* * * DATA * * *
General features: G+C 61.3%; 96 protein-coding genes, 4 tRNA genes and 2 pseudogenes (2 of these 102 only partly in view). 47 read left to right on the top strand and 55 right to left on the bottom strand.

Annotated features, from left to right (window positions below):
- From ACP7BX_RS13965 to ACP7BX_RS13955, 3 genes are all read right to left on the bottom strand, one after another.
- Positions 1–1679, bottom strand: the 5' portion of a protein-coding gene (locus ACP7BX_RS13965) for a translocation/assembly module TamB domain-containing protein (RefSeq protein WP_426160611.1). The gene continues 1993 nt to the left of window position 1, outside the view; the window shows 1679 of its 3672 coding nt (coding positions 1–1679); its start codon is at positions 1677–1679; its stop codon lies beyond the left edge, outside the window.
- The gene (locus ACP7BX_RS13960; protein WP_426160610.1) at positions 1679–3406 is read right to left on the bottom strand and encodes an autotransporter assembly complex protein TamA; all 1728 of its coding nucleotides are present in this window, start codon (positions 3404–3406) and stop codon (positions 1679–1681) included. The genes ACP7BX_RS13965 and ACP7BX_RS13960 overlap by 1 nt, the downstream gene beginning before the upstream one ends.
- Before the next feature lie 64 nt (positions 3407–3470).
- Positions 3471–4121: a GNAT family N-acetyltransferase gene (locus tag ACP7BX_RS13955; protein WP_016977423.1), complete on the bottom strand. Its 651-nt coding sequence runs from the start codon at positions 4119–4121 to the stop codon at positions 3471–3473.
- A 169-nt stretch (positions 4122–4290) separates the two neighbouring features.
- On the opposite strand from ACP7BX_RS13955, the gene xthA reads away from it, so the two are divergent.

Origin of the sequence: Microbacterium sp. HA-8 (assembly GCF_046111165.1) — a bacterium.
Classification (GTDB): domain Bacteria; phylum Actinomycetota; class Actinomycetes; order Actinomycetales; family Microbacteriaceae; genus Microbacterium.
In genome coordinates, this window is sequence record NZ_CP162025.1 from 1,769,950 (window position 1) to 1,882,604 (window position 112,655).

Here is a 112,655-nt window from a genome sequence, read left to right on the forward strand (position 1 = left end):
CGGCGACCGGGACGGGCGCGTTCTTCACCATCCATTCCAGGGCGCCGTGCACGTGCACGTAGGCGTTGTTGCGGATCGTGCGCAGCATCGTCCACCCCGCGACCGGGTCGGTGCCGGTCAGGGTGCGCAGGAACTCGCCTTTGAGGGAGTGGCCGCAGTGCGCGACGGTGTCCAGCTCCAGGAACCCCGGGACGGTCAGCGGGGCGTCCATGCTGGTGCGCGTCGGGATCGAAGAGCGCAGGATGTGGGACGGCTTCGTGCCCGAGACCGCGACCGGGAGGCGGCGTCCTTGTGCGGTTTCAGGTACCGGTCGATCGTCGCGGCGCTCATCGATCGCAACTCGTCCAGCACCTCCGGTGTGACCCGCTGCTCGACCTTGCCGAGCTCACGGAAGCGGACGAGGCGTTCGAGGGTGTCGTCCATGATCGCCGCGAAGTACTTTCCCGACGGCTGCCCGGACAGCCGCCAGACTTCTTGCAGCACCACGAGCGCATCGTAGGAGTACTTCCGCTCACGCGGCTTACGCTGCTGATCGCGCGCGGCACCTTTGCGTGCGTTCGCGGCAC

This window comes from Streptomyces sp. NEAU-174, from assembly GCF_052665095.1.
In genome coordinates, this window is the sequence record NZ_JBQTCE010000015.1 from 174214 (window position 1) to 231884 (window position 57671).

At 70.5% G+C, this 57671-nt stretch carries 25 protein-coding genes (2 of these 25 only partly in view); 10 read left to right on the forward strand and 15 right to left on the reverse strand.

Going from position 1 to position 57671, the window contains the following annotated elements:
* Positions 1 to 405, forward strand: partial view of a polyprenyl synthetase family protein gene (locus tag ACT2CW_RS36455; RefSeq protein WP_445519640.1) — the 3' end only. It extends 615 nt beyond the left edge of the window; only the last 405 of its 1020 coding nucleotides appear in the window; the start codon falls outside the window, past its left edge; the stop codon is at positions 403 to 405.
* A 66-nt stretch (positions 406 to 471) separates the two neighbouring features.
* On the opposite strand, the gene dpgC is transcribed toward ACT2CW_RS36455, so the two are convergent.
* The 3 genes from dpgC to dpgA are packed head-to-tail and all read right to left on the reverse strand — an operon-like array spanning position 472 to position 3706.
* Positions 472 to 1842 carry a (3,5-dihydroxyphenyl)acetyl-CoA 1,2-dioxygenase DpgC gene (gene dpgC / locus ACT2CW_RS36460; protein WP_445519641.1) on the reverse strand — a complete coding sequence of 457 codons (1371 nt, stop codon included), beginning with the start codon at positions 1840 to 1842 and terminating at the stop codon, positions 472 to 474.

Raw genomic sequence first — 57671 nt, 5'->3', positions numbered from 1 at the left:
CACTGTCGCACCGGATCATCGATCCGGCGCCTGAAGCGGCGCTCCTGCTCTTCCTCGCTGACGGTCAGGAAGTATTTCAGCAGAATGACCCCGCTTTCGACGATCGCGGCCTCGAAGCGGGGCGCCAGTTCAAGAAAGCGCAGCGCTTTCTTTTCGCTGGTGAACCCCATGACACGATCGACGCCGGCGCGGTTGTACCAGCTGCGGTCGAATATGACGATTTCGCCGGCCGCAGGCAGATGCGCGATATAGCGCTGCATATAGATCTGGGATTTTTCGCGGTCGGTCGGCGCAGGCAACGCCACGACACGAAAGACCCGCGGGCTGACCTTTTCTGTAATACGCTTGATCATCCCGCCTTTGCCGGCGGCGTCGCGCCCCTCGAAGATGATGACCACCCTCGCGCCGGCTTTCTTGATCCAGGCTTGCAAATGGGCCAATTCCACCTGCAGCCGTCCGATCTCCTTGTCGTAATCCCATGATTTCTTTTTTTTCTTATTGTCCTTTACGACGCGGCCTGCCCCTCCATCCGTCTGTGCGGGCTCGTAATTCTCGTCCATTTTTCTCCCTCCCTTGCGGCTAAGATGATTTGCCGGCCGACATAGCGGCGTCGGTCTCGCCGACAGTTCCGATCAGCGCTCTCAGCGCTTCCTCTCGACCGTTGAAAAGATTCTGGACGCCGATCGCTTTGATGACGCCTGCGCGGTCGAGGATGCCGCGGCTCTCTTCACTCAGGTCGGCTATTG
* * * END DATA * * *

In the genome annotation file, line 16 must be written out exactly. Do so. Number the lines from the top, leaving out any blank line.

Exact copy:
In genome coordinates, this window is the sequence record NZ_JBQTCE010000015.1 from 174214 (window position 1) to 231884 (window position 57671).